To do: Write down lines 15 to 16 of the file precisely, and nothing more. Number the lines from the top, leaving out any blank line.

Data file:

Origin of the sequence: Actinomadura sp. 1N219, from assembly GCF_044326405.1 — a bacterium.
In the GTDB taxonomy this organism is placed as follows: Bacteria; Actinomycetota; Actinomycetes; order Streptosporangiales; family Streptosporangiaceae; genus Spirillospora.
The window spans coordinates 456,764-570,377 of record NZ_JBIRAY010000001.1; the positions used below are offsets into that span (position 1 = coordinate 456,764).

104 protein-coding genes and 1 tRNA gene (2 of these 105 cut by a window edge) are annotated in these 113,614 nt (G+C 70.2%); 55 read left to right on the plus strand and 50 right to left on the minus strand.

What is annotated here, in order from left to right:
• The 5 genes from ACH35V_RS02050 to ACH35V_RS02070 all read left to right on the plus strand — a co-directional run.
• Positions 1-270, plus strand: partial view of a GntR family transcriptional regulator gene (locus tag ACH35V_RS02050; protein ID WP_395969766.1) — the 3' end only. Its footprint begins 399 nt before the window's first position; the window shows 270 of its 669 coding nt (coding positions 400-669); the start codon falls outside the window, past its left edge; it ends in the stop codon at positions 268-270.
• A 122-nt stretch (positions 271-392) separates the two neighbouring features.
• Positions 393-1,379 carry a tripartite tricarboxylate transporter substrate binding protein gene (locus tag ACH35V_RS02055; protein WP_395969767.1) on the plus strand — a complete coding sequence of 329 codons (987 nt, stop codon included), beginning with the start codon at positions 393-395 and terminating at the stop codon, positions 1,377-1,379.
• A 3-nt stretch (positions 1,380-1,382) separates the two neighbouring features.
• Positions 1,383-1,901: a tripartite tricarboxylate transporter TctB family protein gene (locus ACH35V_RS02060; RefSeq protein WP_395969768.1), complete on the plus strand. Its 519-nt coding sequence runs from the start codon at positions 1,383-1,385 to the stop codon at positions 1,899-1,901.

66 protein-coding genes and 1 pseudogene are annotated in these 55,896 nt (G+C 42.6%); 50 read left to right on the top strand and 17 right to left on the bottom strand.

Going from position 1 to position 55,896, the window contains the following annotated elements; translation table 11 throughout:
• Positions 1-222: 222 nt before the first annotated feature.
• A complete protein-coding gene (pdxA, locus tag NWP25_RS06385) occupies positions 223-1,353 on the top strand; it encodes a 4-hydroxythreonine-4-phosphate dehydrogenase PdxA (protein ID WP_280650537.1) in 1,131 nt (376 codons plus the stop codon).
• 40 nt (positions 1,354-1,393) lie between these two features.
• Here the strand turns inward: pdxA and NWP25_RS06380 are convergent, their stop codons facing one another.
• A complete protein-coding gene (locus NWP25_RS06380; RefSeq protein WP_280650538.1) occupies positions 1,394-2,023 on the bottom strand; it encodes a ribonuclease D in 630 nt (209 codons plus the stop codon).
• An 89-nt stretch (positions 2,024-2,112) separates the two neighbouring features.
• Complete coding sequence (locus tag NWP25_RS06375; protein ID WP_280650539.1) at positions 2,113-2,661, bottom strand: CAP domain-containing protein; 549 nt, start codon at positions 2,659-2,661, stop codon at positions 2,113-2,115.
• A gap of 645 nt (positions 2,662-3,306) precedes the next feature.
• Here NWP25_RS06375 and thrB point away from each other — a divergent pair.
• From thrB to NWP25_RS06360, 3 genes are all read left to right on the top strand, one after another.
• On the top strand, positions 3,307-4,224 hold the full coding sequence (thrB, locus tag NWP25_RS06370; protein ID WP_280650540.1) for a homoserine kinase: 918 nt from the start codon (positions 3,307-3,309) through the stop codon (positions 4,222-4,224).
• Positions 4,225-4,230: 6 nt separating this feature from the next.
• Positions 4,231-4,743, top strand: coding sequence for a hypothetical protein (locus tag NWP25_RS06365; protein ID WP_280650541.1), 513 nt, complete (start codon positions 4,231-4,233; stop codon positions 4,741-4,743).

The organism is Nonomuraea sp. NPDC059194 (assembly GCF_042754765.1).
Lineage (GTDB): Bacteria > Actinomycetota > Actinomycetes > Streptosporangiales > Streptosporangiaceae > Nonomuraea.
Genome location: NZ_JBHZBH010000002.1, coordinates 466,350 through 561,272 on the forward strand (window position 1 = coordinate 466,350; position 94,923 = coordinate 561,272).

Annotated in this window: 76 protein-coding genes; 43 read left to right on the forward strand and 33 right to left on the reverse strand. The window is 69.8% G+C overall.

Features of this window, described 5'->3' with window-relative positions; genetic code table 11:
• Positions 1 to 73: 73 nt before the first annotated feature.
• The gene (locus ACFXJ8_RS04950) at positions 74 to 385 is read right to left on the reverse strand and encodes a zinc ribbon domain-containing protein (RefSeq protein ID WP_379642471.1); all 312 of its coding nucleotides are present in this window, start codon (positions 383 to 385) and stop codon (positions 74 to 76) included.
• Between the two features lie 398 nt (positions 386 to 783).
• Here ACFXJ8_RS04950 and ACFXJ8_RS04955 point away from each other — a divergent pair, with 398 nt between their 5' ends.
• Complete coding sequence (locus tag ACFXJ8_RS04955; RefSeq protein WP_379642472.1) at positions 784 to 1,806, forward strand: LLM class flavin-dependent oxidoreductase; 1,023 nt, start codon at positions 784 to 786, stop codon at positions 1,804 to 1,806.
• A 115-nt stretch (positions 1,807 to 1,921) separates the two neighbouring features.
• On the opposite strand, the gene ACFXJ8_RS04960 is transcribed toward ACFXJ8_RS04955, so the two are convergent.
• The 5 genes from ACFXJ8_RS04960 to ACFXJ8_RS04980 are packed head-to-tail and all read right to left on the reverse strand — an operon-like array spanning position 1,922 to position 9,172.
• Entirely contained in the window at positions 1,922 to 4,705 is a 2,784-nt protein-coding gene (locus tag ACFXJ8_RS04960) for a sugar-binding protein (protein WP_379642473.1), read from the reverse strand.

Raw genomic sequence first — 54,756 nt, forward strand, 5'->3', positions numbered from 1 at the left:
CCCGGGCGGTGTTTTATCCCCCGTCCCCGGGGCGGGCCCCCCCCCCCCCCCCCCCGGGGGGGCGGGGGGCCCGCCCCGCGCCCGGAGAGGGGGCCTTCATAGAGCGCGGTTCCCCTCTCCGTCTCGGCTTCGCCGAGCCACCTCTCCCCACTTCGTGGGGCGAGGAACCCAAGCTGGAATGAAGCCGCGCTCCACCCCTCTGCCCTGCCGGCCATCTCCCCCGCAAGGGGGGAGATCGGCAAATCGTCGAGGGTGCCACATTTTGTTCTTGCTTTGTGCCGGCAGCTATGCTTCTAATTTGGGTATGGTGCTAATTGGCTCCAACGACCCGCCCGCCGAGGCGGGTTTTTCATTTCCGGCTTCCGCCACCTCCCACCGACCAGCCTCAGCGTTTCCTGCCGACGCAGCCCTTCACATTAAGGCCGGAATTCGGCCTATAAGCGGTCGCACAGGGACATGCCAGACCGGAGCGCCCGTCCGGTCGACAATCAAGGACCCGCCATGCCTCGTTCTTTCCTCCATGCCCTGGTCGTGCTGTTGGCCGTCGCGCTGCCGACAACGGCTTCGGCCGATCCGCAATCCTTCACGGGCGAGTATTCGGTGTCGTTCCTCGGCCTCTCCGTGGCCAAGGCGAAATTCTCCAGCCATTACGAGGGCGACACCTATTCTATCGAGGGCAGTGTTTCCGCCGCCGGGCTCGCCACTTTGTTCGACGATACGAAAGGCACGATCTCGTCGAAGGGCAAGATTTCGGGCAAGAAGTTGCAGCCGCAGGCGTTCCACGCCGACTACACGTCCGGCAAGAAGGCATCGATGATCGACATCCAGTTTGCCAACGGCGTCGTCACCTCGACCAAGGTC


• A complete protein-coding gene (pdxA, locus tag NWP25_RS06385) occupies positions 223-1,353 on the top strand; it encodes a 4-hydroxythreonine-4-phosphate dehydrogenase PdxA (protein ID WP_280650537.1) in 1,131 nt (376 codons plus the stop codon).
• 40 nt (positions 1,354-1,393) lie between these two features.